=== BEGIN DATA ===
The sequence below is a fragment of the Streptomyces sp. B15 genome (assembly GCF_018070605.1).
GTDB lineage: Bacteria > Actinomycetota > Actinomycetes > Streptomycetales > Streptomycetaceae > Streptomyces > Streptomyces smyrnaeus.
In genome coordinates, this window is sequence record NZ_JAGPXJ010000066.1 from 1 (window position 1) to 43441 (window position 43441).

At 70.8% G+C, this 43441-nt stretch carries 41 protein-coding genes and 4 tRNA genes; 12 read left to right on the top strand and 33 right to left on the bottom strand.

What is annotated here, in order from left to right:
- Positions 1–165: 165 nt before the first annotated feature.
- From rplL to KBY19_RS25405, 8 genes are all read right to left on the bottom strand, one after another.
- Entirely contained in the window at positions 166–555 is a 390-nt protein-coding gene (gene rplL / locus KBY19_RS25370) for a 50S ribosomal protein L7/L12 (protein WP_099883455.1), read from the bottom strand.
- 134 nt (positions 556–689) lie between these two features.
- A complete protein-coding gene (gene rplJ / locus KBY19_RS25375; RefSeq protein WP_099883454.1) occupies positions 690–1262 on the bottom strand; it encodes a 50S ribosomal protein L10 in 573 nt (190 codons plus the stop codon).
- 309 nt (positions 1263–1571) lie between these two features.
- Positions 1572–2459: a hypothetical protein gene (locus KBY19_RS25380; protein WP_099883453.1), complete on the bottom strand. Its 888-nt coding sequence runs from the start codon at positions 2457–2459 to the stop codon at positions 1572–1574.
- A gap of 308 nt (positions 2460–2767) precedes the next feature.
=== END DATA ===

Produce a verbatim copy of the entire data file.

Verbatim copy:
The sequence below is a fragment of the Streptomyces sp. B15 genome (assembly GCF_018070605.1).
GTDB lineage: Bacteria > Actinomycetota > Actinomycetes > Streptomycetales > Streptomycetaceae > Streptomyces > Streptomyces smyrnaeus.
In genome coordinates, this window is sequence record NZ_JAGPXJ010000066.1 from 1 (window position 1) to 43441 (window position 43441).

At 70.8% G+C, this 43441-nt stretch carries 41 protein-coding genes and 4 tRNA genes; 12 read left to right on the top strand and 33 right to left on the bottom strand.

What is annotated here, in order from left to right:
- Positions 1–165: 165 nt before the first annotated feature.
- From rplL to KBY19_RS25405, 8 genes are all read right to left on the bottom strand, one after another.
- Entirely contained in the window at positions 166–555 is a 390-nt protein-coding gene (gene rplL / locus KBY19_RS25370) for a 50S ribosomal protein L7/L12 (protein WP_099883455.1), read from the bottom strand.
- 134 nt (positions 556–689) lie between these two features.
- A complete protein-coding gene (gene rplJ / locus KBY19_RS25375; RefSeq protein WP_099883454.1) occupies positions 690–1262 on the bottom strand; it encodes a 50S ribosomal protein L10 in 573 nt (190 codons plus the stop codon).
- 309 nt (positions 1263–1571) lie between these two features.
- Positions 1572–2459: a hypothetical protein gene (locus KBY19_RS25380; protein WP_099883453.1), complete on the bottom strand. Its 888-nt coding sequence runs from the start codon at positions 2457–2459 to the stop codon at positions 1572–1574.
- A gap of 308 nt (positions 2460–2767) precedes the next feature.